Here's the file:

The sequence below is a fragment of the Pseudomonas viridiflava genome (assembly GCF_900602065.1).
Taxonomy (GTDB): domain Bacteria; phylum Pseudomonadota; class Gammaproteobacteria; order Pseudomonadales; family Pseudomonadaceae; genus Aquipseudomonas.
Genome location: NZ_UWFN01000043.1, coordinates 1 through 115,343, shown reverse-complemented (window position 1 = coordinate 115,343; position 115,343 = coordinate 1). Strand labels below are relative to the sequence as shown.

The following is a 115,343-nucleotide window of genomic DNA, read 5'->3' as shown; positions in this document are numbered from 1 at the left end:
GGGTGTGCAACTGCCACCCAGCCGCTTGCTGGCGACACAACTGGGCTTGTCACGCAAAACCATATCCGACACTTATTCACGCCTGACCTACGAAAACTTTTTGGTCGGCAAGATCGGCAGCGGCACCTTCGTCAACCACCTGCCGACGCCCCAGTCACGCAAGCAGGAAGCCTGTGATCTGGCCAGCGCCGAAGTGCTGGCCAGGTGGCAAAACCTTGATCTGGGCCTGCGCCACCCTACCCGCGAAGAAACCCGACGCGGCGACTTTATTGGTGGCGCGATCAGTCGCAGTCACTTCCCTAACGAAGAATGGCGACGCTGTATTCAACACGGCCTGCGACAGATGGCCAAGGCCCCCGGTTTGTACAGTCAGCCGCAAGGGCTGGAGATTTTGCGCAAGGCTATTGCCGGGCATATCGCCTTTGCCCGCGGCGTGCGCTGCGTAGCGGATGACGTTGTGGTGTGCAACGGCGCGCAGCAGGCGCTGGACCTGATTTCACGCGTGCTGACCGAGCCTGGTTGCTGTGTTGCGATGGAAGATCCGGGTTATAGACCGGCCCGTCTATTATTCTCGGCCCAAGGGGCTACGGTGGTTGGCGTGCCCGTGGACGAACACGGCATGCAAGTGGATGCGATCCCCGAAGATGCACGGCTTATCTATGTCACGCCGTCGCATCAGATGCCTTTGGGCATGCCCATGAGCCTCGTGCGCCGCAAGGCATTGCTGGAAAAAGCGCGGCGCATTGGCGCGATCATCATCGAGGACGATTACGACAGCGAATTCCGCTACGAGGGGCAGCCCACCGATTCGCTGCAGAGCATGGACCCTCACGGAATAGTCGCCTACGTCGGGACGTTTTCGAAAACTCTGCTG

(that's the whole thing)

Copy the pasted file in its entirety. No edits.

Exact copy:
The sequence below is a fragment of the Pseudomonas viridiflava genome (assembly GCF_900602065.1).
Taxonomy (GTDB): domain Bacteria; phylum Pseudomonadota; class Gammaproteobacteria; order Pseudomonadales; family Pseudomonadaceae; genus Aquipseudomonas.
Genome location: NZ_UWFN01000043.1, coordinates 1 through 115,343, shown reverse-complemented (window position 1 = coordinate 115,343; position 115,343 = coordinate 1). Strand labels below are relative to the sequence as shown.

The following is a 115,343-nucleotide window of genomic DNA, read 5'->3' as shown; positions in this document are numbered from 1 at the left end:
GGGTGTGCAACTGCCACCCAGCCGCTTGCTGGCGACACAACTGGGCTTGTCACGCAAAACCATATCCGACACTTATTCACGCCTGACCTACGAAAACTTTTTGGTCGGCAAGATCGGCAGCGGCACCTTCGTCAACCACCTGCCGACGCCCCAGTCACGCAAGCAGGAAGCCTGTGATCTGGCCAGCGCCGAAGTGCTGGCCAGGTGGCAAAACCTTGATCTGGGCCTGCGCCACCCTACCCGCGAAGAAACCCGACGCGGCGACTTTATTGGTGGCGCGATCAGTCGCAGTCACTTCCCTAACGAAGAATGGCGACGCTGTATTCAACACGGCCTGCGACAGATGGCCAAGGCCCCCGGTTTGTACAGTCAGCCGCAAGGGCTGGAGATTTTGCGCAAGGCTATTGCCGGGCATATCGCCTTTGCCCGCGGCGTGCGCTGCGTAGCGGATGACGTTGTGGTGTGCAACGGCGCGCAGCAGGCGCTGGACCTGATTTCACGCGTGCTGACCGAGCCTGGTTGCTGTGTTGCGATGGAAGATCCGGGTTATAGACCGGCCCGTCTATTATTCTCGGCCCAAGGGGCTACGGTGGTTGGCGTGCCCGTGGACGAACACGGCATGCAAGTGGATGCGATCCCCGAAGATGCACGGCTTATCTATGTCACGCCGTCGCATCAGATGCCTTTGGGCATGCCCATGAGCCTCGTGCGCCGCAAGGCATTGCTGGAAAAAGCGCGGCGCATTGGCGCGATCATCATCGAGGACGATTACGACAGCGAATTCCGCTACGAGGGGCAGCCCACCGATTCGCTGCAGAGCATGGACCCTCACGGAATAGTCGCCTACGTCGGGACGTTTTCGAAAACTCTGCTG